When (Subatomic) Worlds Collide

In September 1941, as Nazi Germany consolidated its hold on most of Europe, two of the century’s indispensable physicists met in Copenhagen, Denmark. Former colleagues, both of them key figures in the development of quantum theory, Niels Bohr and Werner Heisenberg had become estranged by the war, Bohr living on borrowed time in occupied Denmark, where his Jewish roots made him a potential target (he fled to neutral Sweden two years later), Heisenberg the head of Germany’s atomic research team.

What did they talk about, these two seekers after the mysteries of the atom? The question has intrigued historians ever since, and it intrigued playwright Michael Frayn, whose drama Copenhagen circles around it like particles around an elusive nucleus. Did Heisenberg help the Nazis in their quest to develop an atom bomb? Did Bohr, who later worked on the American nuclear program, try to talk him out of it—or fail to?

The play itself parallels Heisenberg’s famous Uncertainty Principle—the idea that in the subatomic universe, as Frayne has stated it, “there’s no way that we can ever know everything about the behavior of a physical object.” The playwright extends that principle to human behavior: “How we know why people do what they do, and even how one knows what one does oneself [is] a fundamental question [and] the heart of the play.”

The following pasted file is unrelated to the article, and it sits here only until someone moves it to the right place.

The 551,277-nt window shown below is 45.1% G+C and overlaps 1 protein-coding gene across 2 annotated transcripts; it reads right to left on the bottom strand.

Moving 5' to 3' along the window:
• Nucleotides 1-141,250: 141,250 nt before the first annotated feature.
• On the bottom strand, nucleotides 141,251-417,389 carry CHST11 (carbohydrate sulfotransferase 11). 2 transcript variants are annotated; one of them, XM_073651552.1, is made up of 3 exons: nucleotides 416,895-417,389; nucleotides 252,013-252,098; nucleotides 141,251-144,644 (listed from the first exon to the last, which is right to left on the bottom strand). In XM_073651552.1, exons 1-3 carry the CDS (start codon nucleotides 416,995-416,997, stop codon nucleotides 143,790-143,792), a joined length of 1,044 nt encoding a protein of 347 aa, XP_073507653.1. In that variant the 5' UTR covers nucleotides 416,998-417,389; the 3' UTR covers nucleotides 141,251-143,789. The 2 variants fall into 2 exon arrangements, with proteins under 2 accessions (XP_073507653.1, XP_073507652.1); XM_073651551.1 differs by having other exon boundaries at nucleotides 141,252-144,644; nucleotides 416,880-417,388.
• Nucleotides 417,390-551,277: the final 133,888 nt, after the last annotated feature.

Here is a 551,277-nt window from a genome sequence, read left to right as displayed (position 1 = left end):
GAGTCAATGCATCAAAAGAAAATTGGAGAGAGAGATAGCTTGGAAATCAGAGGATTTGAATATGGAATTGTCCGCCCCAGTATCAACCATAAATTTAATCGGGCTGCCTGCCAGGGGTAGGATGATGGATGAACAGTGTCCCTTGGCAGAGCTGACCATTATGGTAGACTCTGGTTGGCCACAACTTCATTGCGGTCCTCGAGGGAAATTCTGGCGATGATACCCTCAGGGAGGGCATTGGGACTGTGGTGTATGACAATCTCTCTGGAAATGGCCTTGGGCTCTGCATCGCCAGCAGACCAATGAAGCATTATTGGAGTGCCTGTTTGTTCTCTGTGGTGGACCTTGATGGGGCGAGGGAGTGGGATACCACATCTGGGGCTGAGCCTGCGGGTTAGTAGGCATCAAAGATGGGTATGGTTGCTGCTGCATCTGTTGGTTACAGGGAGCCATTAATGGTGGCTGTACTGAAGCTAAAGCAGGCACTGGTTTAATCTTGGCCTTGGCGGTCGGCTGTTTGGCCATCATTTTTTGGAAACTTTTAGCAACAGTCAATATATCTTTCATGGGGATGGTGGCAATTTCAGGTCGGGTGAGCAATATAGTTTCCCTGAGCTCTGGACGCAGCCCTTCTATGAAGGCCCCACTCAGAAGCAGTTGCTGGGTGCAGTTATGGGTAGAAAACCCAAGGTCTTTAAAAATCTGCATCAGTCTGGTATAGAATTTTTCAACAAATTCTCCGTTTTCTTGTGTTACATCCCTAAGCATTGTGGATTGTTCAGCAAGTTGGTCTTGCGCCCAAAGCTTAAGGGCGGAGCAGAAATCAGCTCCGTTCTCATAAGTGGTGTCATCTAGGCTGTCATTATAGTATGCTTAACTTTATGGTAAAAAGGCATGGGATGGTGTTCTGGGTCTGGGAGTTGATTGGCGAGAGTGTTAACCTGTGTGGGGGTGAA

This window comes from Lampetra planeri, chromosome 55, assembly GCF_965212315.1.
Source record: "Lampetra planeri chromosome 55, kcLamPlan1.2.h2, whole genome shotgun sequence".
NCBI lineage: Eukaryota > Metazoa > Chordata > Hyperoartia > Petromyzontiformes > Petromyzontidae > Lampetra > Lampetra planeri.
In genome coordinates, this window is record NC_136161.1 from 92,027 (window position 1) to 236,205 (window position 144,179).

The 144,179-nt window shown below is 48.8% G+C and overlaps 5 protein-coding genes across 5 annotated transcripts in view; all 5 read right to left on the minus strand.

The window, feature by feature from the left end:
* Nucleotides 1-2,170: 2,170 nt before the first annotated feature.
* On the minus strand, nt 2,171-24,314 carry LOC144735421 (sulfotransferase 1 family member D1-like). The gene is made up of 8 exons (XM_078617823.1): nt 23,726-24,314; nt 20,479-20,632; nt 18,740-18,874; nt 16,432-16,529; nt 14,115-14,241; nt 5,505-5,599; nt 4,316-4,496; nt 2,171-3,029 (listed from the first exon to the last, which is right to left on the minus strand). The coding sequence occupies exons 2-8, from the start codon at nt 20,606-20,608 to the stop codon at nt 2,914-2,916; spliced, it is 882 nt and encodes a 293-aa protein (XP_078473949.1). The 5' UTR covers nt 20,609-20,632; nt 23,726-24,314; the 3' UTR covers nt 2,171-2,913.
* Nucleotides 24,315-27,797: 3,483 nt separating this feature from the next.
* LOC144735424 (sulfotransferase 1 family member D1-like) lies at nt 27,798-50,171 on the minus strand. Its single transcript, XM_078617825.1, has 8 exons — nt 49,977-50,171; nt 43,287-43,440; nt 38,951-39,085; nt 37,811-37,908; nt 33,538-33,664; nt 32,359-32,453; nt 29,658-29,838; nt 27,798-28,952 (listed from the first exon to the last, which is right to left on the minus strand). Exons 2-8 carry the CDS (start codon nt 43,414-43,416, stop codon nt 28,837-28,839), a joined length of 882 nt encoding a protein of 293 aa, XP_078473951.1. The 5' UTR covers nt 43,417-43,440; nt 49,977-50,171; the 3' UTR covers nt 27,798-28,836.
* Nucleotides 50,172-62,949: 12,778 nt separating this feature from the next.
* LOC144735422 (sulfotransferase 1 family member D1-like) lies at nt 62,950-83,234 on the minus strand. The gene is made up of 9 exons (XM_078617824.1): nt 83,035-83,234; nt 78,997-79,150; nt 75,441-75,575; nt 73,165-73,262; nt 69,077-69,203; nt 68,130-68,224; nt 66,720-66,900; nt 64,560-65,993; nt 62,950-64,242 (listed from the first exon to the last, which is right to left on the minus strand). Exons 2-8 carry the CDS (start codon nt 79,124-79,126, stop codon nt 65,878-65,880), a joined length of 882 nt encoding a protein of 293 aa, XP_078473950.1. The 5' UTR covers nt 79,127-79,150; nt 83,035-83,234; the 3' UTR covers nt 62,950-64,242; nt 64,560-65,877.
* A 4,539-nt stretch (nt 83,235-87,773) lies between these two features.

Copenhagen takes place in a ghostworld afterlife, where time and space don’t exist—or rather, are as indeterminate as quantum theory tells us they are—and where the two men themselves (Bohr’s wife Margrethe is also there) try to reconstruct, with conflicting incomplete hypotheses, what went down in that uncertain encounter. Frayn’s absorbing puzzle of a play is onstage now at the Actors Theatre Playhouse, the Brattleboro area’s feisty community theater.

Through Sept. 20, West Chesterfield, NH, (877) 666-1855, ATPlayhouse.org.


Author: Chris Rohmann

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